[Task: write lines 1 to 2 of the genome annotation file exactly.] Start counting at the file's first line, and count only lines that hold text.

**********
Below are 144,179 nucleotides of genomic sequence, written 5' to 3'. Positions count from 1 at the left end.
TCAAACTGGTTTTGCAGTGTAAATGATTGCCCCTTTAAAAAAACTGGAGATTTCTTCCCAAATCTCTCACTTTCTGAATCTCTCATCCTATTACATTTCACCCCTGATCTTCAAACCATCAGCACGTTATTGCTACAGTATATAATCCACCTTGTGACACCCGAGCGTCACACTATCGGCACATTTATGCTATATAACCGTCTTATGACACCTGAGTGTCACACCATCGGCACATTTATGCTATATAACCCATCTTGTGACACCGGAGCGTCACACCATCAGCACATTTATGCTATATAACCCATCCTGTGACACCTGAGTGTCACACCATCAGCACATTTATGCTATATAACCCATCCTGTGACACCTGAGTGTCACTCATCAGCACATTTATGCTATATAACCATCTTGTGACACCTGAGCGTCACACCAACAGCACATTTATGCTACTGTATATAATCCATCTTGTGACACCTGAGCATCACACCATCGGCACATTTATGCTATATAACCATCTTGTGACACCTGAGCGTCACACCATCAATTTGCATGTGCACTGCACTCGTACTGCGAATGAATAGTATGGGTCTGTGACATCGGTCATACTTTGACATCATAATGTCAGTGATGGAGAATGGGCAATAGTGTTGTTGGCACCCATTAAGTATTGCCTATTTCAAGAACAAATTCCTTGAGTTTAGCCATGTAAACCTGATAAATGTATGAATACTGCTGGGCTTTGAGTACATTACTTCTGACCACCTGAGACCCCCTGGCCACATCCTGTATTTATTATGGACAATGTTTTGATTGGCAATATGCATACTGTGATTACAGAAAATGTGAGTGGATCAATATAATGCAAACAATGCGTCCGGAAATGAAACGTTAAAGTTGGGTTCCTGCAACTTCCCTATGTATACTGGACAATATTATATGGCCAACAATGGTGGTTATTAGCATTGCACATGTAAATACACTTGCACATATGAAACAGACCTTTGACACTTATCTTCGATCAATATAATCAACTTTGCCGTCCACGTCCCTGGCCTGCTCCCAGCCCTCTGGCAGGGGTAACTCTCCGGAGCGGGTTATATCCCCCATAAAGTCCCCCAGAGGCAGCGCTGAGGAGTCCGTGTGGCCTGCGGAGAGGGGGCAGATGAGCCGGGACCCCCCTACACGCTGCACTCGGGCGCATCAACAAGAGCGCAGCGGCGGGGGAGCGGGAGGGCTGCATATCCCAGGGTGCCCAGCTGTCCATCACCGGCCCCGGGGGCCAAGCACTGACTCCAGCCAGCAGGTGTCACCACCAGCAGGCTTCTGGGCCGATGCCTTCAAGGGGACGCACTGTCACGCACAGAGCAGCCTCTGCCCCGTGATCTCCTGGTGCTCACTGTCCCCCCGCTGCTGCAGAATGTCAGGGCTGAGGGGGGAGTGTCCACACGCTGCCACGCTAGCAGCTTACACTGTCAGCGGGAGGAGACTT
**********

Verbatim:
Below are 144,179 nucleotides of genomic sequence, written 5' to 3'. Positions count from 1 at the left end.
TCAAACTGGTTTTGCAGTGTAAATGATTGCCCCTTTAAAAAAACTGGAGATTTCTTCCCAAATCTCTCACTTTCTGAATCTCTCATCCTATTACATTTCACCCCTGATCTTCAAACCATCAGCACGTTATTGCTACAGTATATAATCCACCTTGTGACACCCGAGCGTCACACTATCGGCACATTTATGCTATATAACCGTCTTATGACACCTGAGTGTCACACCATCGGCACATTTATGCTATATAACCCATCTTGTGACACCGGAGCGTCACACCATCAGCACATTTATGCTATATAACCCATCCTGTGACACCTGAGTGTCACACCATCAGCACATTTATGCTATATAACCCATCCTGTGACACCTGAGTGTCACTCATCAGCACATTTATGCTATATAACCATCTTGTGACACCTGAGCGTCACACCAACAGCACATTTATGCTACTGTATATAATCCATCTTGTGACACCTGAGCATCACACCATCGGCACATTTATGCTATATAACCATCTTGTGACACCTGAGCGTCACACCATCAATTTGCATGTGCACTGCACTCGTACTGCGAATGAATAGTATGGGTCTGTGACATCGGTCATACTTTGACATCATAATGTCAGTGATGGAGAATGGGCAATAGTGTTGTTGGCACCCATTAAGTATTGCCTATTTCAAGAACAAATTCCTTGAGTTTAGCCATGTAAACCTGATAAATGTATGAATACTGCTGGGCTTTGAGTACATTACTTCTGACCACCTGAGACCCCCTGGCCACATCCTGTATTTATTATGGACAATGTTTTGATTGGCAATATGCATACTGTGATTACAGAAAATGTGAGTGGATCAATATAATGCAAACAATGCGTCCGGAAATGAAACGTTAAAGTTGGGTTCCTGCAACTTCCCTATGTATACTGGACAATATTATATGGCCAACAATGGTGGTTATTAGCATTGCACATGTAAATACACTTGCACATATGAAACAGACCTTTGACACTTATCTTCGATCAATATAATCAACTTTGCCGTCCACGTCCCTGGCCTGCTCCCAGCCCTCTGGCAGGGGTAACTCTCCGGAGCGGGTTATATCCCCCATAAAGTCCCCCAGAGGCAGCGCTGAGGAGTCCGTGTGGCCTGCGGAGAGGGGGCAGATGAGCCGGGACCCCCCTACACGCTGCACTCGGGCGCATCAACAAGAGCGCAGCGGCGGGGGAGCGGGAGGGCTGCATATCCCAGGGTGCCCAGCTGTCCATCACCGGCCCCGGGGGCCAAGCACTGACTCCAGCCAGCAGGTGTCACCACCAGCAGGCTTCTGGGCCGATGCCTTCAAGGGGACGCACTGTCACGCACAGAGCAGCCTCTGCCCCGTGATCTCCTGGTGCTCACTGTCCCCCCGCTGCTGCAGAATGTCAGGGCTGAGGGGGGAGTGTCCACACGCTGCCACGCTAGCAGCTTACACTGTCAGCGGGAGGAGACTT